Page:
Insider: Monica Lakhanpaul

Championing homeless children

How do we reach and support children in temporary accommodations? Professor Monica Lakhanpaul explains how she’s using the theatre and creative arts to listen and give a voice to unheard children

Image: Champions project

Image: Champions project

Professor Monica Lakhanpaul

Professor Monica Lakhanpaul

I wear three different hats – or maybe even more! I’m a practising consultant paediatrician, a Professor of Integrated Community Child Health, and the Global Strategic Academic Advisor for strengthening partnerships between UCL and India.

This means I have a portfolio of work focusing on the most underserved, unheard children in society – both in the UK and globally. I’m interested in co-creating interventions to improve the outcomes of children using participatory methods such as theatre and creative arts. The ultimate aim is to advocate for children and translate research findings into practice, policy changes and ultimately action.

There are different ways I approach my research. One is through the medical model of what a child's illness might be. In particular I look at epilepsy, asthma and nutrition. But I also use an integrated community child health approach to understand the social determinants of health. What is in a child's environment? What are the social challenges where they live?

Integrated means bringing together the different service providers in a child's life to think about children and families in a holistic way. We need to break out of silos so that we have a complete understanding of the child's pathway from living at home, being at school, right the way through to when, unfortunately, some do need to go to hospital. It means working with different disciplines, which for me includes academics in education, engineering, health and policy.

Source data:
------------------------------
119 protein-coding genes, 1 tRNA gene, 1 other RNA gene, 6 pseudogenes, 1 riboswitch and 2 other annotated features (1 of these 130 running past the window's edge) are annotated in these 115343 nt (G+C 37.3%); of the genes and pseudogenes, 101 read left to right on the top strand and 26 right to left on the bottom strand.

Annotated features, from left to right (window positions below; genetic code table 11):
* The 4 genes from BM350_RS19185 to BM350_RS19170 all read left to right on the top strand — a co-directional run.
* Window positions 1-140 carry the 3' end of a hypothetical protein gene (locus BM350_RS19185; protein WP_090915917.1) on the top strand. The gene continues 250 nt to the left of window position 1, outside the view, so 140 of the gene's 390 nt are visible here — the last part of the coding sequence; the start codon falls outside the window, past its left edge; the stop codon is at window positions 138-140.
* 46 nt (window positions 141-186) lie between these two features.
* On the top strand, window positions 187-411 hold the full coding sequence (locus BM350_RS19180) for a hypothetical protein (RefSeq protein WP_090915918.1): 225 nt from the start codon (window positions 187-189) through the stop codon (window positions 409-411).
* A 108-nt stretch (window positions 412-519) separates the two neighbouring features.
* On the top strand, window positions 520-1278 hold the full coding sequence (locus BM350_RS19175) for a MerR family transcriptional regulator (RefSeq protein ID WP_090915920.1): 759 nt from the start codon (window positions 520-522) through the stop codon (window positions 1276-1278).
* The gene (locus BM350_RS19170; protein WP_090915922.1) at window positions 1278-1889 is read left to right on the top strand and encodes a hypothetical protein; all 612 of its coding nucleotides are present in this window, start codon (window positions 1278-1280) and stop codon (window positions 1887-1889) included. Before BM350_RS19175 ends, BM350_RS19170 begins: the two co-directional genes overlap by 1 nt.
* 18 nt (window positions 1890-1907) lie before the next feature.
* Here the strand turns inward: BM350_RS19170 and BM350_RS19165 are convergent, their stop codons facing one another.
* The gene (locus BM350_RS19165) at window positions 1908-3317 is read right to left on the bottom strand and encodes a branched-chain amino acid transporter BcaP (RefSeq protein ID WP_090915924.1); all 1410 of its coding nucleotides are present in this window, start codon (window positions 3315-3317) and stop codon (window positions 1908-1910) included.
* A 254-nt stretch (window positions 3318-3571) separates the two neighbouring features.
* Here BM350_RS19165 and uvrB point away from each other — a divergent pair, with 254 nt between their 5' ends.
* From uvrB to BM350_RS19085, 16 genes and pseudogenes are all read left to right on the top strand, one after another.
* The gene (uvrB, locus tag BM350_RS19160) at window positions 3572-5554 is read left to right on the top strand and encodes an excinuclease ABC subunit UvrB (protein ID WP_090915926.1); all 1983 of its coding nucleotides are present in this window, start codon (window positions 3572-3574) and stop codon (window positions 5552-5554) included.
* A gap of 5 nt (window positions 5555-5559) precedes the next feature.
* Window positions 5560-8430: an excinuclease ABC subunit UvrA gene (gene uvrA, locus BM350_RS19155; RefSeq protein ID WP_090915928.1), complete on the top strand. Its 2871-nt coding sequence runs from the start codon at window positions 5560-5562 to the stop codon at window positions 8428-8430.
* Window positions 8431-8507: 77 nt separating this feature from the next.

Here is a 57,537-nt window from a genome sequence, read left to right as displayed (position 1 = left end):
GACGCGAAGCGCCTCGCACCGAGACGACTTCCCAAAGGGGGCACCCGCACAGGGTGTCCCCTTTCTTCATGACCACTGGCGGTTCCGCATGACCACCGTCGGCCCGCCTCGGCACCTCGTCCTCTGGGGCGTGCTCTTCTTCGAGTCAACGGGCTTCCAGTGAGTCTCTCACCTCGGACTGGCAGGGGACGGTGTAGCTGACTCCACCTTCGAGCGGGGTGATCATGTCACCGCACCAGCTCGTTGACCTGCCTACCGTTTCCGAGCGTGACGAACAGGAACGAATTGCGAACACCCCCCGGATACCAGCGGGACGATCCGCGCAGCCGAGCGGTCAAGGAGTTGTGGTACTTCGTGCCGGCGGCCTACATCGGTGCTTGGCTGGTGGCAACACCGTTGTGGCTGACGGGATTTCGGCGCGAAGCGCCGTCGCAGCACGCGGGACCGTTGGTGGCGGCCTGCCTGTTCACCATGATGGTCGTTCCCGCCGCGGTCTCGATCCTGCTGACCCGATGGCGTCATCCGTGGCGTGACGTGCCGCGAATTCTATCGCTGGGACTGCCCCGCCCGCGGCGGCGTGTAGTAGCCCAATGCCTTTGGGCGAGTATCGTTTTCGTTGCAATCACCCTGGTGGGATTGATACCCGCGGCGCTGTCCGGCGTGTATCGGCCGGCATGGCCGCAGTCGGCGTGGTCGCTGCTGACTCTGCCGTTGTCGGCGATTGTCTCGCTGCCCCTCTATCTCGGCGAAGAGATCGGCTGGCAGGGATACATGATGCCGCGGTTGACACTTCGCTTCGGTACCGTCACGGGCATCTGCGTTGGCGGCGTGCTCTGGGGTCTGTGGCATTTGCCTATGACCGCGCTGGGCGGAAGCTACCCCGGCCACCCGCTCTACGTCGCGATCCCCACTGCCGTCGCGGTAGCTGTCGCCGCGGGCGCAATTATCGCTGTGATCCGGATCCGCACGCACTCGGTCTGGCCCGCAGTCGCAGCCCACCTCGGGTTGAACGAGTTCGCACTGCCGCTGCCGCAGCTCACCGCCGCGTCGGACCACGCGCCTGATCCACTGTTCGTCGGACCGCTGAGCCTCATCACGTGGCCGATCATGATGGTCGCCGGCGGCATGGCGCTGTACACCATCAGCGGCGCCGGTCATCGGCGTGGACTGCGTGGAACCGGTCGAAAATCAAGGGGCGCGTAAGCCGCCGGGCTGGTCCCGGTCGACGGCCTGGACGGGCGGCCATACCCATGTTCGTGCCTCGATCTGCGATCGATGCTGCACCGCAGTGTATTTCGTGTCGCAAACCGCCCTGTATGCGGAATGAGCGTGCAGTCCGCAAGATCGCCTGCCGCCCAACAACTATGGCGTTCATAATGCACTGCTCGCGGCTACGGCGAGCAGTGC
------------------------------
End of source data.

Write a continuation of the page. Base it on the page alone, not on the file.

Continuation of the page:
I work across the life course, but with a particular focus on early years and adolescence – those are critical times in a child's life when they can fall through the gaps.

"When the pandemic began, the problems facing homeless children only became more evident. We felt we needed to give them a voice."

Artwork created by a child at a Champions project workshop. Image: Champions project

Artwork created by a child at a Champions project workshop. Image: Champions project

Creating evidence, taking action

Before the pandemic began, there were increasing concerns that children in the UK who were homeless were going unseen and unheard. Researchers were aware that there were people living on the streets, but very few people were actually recognising the specific issue of homeless children. I began thinking about the impact of homelessness on a child’s physical health but also on their mental health and their long-term health and wellbeing.